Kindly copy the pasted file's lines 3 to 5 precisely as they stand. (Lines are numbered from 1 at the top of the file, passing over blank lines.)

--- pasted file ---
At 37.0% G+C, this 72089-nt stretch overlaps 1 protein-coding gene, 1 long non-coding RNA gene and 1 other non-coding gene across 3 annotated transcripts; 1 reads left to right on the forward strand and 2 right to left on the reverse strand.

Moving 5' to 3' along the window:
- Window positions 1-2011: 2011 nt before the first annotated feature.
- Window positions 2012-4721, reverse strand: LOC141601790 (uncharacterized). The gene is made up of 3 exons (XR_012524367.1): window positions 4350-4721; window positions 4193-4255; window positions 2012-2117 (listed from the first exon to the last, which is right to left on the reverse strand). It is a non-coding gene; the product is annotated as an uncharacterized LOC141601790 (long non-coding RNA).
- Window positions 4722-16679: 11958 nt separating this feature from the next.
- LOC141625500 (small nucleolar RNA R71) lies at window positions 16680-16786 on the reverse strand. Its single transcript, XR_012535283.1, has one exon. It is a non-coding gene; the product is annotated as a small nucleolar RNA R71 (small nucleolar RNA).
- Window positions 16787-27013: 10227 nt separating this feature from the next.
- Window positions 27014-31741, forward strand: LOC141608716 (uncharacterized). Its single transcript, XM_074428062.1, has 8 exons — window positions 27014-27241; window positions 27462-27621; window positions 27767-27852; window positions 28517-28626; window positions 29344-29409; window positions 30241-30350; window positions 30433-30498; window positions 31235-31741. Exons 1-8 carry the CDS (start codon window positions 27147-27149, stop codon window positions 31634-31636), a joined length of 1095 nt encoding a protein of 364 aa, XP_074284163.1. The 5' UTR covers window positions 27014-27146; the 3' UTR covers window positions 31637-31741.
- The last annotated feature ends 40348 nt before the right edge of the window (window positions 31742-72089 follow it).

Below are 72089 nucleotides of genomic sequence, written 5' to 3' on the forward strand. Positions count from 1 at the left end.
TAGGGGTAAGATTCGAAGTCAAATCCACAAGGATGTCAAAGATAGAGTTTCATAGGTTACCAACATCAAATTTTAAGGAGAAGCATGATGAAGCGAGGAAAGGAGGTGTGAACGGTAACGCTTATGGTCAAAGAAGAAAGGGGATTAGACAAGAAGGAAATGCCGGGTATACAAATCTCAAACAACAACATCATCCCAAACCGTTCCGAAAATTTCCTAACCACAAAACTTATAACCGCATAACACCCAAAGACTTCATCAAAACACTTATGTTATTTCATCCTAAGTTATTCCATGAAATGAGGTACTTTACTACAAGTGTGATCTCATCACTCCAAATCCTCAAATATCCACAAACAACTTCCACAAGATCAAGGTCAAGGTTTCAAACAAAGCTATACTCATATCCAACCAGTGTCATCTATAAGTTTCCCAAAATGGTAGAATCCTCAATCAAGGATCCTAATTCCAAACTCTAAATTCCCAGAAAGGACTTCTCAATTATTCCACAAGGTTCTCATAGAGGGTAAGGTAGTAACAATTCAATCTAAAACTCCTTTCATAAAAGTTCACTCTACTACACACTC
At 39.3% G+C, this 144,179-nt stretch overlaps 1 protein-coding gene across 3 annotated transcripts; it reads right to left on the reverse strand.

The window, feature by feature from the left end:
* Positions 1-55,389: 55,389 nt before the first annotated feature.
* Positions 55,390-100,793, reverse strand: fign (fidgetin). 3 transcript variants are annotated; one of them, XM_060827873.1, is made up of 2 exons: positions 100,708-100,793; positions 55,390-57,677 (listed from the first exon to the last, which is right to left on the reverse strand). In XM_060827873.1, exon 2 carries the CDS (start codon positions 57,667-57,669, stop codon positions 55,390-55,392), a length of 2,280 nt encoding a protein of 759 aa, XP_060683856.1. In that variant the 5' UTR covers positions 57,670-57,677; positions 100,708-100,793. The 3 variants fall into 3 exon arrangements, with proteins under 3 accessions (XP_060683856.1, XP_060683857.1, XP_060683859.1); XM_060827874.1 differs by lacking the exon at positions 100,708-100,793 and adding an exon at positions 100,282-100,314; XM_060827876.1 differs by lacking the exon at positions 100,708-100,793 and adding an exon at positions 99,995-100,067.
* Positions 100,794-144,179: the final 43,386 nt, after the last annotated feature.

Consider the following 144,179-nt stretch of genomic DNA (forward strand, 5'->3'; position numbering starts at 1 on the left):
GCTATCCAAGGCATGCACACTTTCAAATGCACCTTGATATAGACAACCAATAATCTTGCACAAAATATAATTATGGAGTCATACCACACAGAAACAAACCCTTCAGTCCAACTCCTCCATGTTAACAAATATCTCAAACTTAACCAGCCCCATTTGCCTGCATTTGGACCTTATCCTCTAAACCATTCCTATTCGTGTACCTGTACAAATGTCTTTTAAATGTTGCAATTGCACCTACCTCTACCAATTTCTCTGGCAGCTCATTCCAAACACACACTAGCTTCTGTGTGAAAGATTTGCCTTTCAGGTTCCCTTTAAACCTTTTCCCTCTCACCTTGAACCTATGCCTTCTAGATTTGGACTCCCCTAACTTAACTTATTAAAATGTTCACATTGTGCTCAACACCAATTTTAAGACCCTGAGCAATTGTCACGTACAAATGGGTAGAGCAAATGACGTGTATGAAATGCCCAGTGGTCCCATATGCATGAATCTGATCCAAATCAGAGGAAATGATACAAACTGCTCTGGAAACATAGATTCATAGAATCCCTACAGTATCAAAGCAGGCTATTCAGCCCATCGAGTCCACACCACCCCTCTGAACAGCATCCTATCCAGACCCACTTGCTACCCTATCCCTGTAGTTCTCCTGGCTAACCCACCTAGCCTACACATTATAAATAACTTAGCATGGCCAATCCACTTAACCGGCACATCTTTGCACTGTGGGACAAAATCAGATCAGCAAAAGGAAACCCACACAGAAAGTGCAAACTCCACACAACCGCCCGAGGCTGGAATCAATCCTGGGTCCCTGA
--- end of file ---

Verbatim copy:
- Window positions 1-2011: 2011 nt before the first annotated feature.
- Window positions 2012-4721, reverse strand: LOC141601790 (uncharacterized). The gene is made up of 3 exons (XR_012524367.1): window positions 4350-4721; window positions 4193-4255; window positions 2012-2117 (listed from the first exon to the last, which is right to left on the reverse strand). It is a non-coding gene; the product is annotated as an uncharacterized LOC141601790 (long non-coding RNA).
- Window positions 4722-16679: 11958 nt separating this feature from the next.